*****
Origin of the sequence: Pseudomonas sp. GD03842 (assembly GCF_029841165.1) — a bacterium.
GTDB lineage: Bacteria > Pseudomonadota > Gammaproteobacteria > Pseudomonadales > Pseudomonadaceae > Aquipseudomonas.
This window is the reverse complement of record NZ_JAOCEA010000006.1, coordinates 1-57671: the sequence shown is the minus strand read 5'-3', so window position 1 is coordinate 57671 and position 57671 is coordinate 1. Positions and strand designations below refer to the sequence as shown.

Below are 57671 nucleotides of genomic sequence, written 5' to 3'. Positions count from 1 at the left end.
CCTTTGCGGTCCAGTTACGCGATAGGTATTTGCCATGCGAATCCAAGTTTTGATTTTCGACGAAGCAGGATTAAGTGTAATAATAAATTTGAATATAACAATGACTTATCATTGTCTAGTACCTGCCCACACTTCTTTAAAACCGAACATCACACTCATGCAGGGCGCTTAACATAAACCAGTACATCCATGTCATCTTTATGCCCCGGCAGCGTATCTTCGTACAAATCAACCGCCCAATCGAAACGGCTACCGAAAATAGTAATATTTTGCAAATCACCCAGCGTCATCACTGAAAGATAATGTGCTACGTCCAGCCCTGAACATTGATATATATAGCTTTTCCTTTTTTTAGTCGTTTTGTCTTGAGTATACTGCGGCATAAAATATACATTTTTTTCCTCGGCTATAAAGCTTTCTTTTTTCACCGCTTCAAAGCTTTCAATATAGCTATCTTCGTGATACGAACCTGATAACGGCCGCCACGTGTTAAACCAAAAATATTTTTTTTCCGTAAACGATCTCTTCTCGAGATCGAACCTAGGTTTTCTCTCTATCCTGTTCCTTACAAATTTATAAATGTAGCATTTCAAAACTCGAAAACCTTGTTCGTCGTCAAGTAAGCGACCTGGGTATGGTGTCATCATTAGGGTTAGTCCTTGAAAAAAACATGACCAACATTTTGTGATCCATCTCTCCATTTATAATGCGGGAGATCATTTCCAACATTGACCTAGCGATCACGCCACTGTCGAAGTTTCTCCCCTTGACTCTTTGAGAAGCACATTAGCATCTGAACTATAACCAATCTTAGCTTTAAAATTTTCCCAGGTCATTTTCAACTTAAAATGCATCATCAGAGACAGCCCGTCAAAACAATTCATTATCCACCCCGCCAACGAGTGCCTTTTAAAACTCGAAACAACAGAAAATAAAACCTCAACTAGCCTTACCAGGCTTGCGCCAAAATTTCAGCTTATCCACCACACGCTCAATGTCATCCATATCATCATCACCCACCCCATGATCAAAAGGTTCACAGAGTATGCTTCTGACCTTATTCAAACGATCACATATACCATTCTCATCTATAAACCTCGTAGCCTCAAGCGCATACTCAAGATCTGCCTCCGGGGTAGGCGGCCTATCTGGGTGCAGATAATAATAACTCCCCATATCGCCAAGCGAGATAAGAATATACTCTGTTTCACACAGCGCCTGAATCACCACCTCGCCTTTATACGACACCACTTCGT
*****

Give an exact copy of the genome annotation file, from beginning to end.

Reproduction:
Origin of the sequence: Pseudomonas sp. GD03842 (assembly GCF_029841165.1) — a bacterium.
GTDB lineage: Bacteria > Pseudomonadota > Gammaproteobacteria > Pseudomonadales > Pseudomonadaceae > Aquipseudomonas.
This window is the reverse complement of record NZ_JAOCEA010000006.1, coordinates 1-57671: the sequence shown is the minus strand read 5'-3', so window position 1 is coordinate 57671 and position 57671 is coordinate 1. Positions and strand designations below refer to the sequence as shown.

Below are 57671 nucleotides of genomic sequence, written 5' to 3'. Positions count from 1 at the left end.
CCTTTGCGGTCCAGTTACGCGATAGGTATTTGCCATGCGAATCCAAGTTTTGATTTTCGACGAAGCAGGATTAAGTGTAATAATAAATTTGAATATAACAATGACTTATCATTGTCTAGTACCTGCCCACACTTCTTTAAAACCGAACATCACACTCATGCAGGGCGCTTAACATAAACCAGTACATCCATGTCATCTTTATGCCCCGGCAGCGTATCTTCGTACAAATCAACCGCCCAATCGAAACGGCTACCGAAAATAGTAATATTTTGCAAATCACCCAGCGTCATCACTGAAAGATAATGTGCTACGTCCAGCCCTGAACATTGATATATATAGCTTTTCCTTTTTTTAGTCGTTTTGTCTTGAGTATACTGCGGCATAAAATATACATTTTTTTCCTCGGCTATAAAGCTTTCTTTTTTCACCGCTTCAAAGCTTTCAATATAGCTATCTTCGTGATACGAACCTGATAACGGCCGCCACGTGTTAAACCAAAAATATTTTTTTTCCGTAAACGATCTCTTCTCGAGATCGAACCTAGGTTTTCTCTCTATCCTGTTCCTTACAAATTTATAAATGTAGCATTTCAAAACTCGAAAACCTTGTTCGTCGTCAAGTAAGCGACCTGGGTATGGTGTCATCATTAGGGTTAGTCCTTGAAAAAAACATGACCAACATTTTGTGATCCATCTCTCCATTTATAATGCGGGAGATCATTTCCAACATTGACCTAGCGATCACGCCACTGTCGAAGTTTCTCCCCTTGACTCTTTGAGAAGCACATTAGCATCTGAACTATAACCAATCTTAGCTTTAAAATTTTCCCAGGTCATTTTCAACTTAAAATGCATCATCAGAGACAGCCCGTCAAAACAATTCATTATCCACCCCGCCAACGAGTGCCTTTTAAAACTCGAAACAACAGAAAATAAAACCTCAACTAGCCTTACCAGGCTTGCGCCAAAATTTCAGCTTATCCACCACACGCTCAATGTCATCCATATCATCATCACCCACCCCATGATCAAAAGGTTCACAGAGTATGCTTCTGACCTTATTCAAACGATCACATATACCATTCTCATCTATAAACCTCGTAGCCTCAAGCGCATACTCAAGATCTGCCTCCGGGGTAGGCGGCCTATCTGGGTGCAGATAATAATAACTCCCCATATCGCCAAGCGAGATAAGAATATACTCTGTTTCACACAGCGCCTGAATCACCACCTCGCCTTTATACGACACCACTTCGT